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Clarification for use of 99211 code

Use of 99211 Code

Taken from: Florida Medicare Part B Update Pages 17-18.

99211-Billing Issues

Florida Medicare has received inquiries from the provider community regarding medical record documentation that would support billing the Evaluation and Management (E/M) procedure code 99211 alone and/or with other billable services. Therefore, the following general documentation guidelines are being provided for clarification:

  • The E/M must be of an established patient.
  • According to the AMA’s Current Procedural Terminology (CPT), the E/M service may not require the presence of a physician. However, in order to qualify for Medicare payment, if someone other than the billing provider performs the service, all requirements of “Incident to” services must be met.

These include:

  • The services/supplies are an integral, although incidental, part of the physician’s/provider’s professional services.
  • The services/supplies are of a type that are commonly furnished in a physician’s/provider’s office or clinic.
  • The services/supplies are furnished under the physician’s/provider’s direct personal supervision. This means the physician/provider must be present in the immediate office suite and available to provide assistance and direction throughout the time the employee is providing the service.
  • The services/supplies are furnished by an individual who qualifies as an employee of the physician/provider.
  • The presenting problem(s) is usually minimal, and, typically, five minutes is spent providing the service. Please note, there must be a presenting problem documented. The documentation must demonstrate the reason for an E/M service on that particular date of service.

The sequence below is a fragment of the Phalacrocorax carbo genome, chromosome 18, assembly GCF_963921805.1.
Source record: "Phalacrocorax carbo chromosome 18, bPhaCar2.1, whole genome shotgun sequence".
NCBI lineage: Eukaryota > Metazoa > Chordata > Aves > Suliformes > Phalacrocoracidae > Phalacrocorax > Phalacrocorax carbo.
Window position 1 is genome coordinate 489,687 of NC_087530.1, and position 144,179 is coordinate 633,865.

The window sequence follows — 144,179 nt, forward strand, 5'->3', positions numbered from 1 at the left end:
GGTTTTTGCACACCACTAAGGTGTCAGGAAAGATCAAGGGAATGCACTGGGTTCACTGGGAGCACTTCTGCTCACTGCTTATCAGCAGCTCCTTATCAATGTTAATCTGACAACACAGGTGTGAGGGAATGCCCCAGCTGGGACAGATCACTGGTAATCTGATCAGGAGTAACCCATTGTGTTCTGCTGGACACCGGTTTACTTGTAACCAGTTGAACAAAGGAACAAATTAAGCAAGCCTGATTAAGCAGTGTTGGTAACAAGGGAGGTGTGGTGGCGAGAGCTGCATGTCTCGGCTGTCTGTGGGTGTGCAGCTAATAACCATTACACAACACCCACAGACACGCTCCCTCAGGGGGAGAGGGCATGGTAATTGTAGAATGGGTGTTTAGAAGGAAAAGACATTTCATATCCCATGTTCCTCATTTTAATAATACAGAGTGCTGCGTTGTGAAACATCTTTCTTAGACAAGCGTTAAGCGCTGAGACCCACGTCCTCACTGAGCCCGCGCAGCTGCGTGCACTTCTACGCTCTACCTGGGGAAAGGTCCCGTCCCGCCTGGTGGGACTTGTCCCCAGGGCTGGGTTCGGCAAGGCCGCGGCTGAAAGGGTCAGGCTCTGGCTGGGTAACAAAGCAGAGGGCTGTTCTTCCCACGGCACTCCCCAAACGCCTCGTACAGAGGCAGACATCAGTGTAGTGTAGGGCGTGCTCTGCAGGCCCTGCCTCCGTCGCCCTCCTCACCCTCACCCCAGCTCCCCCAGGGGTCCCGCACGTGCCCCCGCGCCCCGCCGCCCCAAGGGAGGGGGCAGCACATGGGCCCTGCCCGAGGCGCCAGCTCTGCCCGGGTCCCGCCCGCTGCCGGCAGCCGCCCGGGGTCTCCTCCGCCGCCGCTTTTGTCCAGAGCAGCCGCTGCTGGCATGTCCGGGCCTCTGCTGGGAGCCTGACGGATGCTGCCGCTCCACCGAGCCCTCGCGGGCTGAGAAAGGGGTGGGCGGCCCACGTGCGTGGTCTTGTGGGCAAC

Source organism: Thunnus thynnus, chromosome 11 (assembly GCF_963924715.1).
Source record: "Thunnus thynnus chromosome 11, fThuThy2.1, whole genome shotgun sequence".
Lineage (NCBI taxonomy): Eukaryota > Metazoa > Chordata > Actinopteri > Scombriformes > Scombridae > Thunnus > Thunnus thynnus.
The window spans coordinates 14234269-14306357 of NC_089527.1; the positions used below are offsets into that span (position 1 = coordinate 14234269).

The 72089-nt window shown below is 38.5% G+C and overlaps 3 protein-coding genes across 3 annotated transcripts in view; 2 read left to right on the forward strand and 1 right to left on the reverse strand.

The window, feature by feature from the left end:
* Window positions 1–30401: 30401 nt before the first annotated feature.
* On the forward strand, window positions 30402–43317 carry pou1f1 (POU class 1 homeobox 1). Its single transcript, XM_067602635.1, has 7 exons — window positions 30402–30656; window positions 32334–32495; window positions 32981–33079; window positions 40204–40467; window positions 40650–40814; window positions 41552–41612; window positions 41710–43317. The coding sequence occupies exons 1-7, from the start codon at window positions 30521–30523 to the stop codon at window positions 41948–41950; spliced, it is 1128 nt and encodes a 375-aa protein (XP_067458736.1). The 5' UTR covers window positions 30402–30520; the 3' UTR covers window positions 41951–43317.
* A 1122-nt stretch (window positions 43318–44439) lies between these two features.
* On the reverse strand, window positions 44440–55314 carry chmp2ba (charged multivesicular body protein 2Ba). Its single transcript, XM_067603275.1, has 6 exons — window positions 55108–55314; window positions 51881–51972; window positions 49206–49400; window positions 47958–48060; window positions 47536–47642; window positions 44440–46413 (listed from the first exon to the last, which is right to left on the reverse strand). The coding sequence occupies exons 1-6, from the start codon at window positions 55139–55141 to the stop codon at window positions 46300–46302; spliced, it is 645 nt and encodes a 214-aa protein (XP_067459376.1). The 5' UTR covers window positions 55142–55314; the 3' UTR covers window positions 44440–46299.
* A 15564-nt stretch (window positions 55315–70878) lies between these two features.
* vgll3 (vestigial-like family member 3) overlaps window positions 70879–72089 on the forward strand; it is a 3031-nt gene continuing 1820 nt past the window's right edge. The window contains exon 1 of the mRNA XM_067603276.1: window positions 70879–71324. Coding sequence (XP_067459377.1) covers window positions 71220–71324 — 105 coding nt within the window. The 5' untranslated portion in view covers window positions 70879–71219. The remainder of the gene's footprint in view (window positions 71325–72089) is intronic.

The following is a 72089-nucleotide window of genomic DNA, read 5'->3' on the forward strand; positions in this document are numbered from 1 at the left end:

• The medical record should indicate the nature of E/M service that occurred for the date of service being billed. If the service is being provided “Incident to,” the medical record should demonstrate that the service is an integral, although incidental, part of the physician’s professional service. The following clinical scenarios are meant to provide some general examples of documentation that would support billing procedure code 99211, and, is not an all-inclusive list:
  • A blood pressure (B/P) written down on the medical record does not demonstrate a presenting problem and need for an E/M service. The medical record should indicate why the patient came in for a B/P check (e.g., follow-up after medication adjustment, the previous note in the medical record documented elevated B/P and the provider wrote instructions for the patient to come in weekly for three weeks for B/P reevaluation, etc.).
  • A diabetic patient comes in for a monthly weight check related to an ongoing weight reduction plan for control of blood glucose levels. The medical record should document that the monthly weight check is an integral part of the patient’s plan of care and that some form of face-to-face E/M occurred either by the provider or “Incident to” (e.g., the weight is documented and the patient was questioned regarding appetite, any associated problems, etc.).
  • A patient comes in for a renewal of a prescribed medication. The medical record should demonstrate that the medication is part of the patient’s plan of care and that some form of face-to-face E/M occurred either by the provider or “Incident to” (e.g., prescription documented and instructions given to the patient regarding medication, side effects, etc.).